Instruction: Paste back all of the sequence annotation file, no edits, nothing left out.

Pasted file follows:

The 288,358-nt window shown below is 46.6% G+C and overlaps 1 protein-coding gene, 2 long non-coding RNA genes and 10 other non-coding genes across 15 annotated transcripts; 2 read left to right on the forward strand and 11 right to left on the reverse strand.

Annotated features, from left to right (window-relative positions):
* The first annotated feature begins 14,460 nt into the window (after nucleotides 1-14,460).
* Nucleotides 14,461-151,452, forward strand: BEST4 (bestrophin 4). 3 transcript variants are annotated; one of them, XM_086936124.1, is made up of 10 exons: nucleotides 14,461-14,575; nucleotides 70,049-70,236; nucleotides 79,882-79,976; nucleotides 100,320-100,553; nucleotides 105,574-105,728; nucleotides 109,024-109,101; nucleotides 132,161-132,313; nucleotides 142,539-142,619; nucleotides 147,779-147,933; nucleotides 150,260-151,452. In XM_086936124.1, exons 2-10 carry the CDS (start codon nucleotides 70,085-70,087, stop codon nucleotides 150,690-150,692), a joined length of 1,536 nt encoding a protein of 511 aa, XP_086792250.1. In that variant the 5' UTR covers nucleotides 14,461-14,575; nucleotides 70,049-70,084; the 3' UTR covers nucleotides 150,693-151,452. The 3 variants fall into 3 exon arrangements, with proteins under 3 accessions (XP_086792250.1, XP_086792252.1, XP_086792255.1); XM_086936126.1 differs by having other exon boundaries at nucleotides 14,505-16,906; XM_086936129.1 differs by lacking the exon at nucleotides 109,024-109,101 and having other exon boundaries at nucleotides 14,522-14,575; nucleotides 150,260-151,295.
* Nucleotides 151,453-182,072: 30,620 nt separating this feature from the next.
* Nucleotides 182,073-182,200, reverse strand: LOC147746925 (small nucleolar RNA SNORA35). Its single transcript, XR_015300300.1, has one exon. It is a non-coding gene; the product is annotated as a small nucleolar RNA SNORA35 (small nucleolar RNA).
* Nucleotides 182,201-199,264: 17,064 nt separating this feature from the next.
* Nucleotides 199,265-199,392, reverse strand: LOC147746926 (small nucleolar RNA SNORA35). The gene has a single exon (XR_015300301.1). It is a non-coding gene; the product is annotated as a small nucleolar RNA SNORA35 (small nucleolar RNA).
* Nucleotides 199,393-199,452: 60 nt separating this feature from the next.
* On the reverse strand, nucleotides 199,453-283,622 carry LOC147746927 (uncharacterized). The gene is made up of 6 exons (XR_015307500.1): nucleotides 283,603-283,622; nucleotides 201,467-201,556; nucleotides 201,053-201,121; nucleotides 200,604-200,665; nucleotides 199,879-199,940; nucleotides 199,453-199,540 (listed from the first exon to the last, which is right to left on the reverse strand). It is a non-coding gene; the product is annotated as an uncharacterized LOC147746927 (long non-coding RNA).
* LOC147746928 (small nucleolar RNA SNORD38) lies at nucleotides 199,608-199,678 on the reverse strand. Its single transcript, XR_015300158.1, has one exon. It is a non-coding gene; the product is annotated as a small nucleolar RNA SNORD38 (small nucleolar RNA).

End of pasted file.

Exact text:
The 288,358-nt window shown below is 46.6% G+C and overlaps 1 protein-coding gene, 2 long non-coding RNA genes and 10 other non-coding genes across 15 annotated transcripts; 2 read left to right on the forward strand and 11 right to left on the reverse strand.

Annotated features, from left to right (window-relative positions):
* The first annotated feature begins 14,460 nt into the window (after nucleotides 1-14,460).
* Nucleotides 14,461-151,452, forward strand: BEST4 (bestrophin 4). 3 transcript variants are annotated; one of them, XM_086936124.1, is made up of 10 exons: nucleotides 14,461-14,575; nucleotides 70,049-70,236; nucleotides 79,882-79,976; nucleotides 100,320-100,553; nucleotides 105,574-105,728; nucleotides 109,024-109,101; nucleotides 132,161-132,313; nucleotides 142,539-142,619; nucleotides 147,779-147,933; nucleotides 150,260-151,452. In XM_086936124.1, exons 2-10 carry the CDS (start codon nucleotides 70,085-70,087, stop codon nucleotides 150,690-150,692), a joined length of 1,536 nt encoding a protein of 511 aa, XP_086792250.1. In that variant the 5' UTR covers nucleotides 14,461-14,575; nucleotides 70,049-70,084; the 3' UTR covers nucleotides 150,693-151,452. The 3 variants fall into 3 exon arrangements, with proteins under 3 accessions (XP_086792250.1, XP_086792252.1, XP_086792255.1); XM_086936126.1 differs by having other exon boundaries at nucleotides 14,505-16,906; XM_086936129.1 differs by lacking the exon at nucleotides 109,024-109,101 and having other exon boundaries at nucleotides 14,522-14,575; nucleotides 150,260-151,295.
* Nucleotides 151,453-182,072: 30,620 nt separating this feature from the next.
* Nucleotides 182,073-182,200, reverse strand: LOC147746925 (small nucleolar RNA SNORA35). Its single transcript, XR_015300300.1, has one exon. It is a non-coding gene; the product is annotated as a small nucleolar RNA SNORA35 (small nucleolar RNA).
* Nucleotides 182,201-199,264: 17,064 nt separating this feature from the next.
* Nucleotides 199,265-199,392, reverse strand: LOC147746926 (small nucleolar RNA SNORA35). The gene has a single exon (XR_015300301.1). It is a non-coding gene; the product is annotated as a small nucleolar RNA SNORA35 (small nucleolar RNA).
* Nucleotides 199,393-199,452: 60 nt separating this feature from the next.
* On the reverse strand, nucleotides 199,453-283,622 carry LOC147746927 (uncharacterized). The gene is made up of 6 exons (XR_015307500.1): nucleotides 283,603-283,622; nucleotides 201,467-201,556; nucleotides 201,053-201,121; nucleotides 200,604-200,665; nucleotides 199,879-199,940; nucleotides 199,453-199,540 (listed from the first exon to the last, which is right to left on the reverse strand). It is a non-coding gene; the product is annotated as an uncharacterized LOC147746927 (long non-coding RNA).
* LOC147746928 (small nucleolar RNA SNORD38) lies at nucleotides 199,608-199,678 on the reverse strand. Its single transcript, XR_015300158.1, has one exon. It is a non-coding gene; the product is annotated as a small nucleolar RNA SNORD38 (small nucleolar RNA).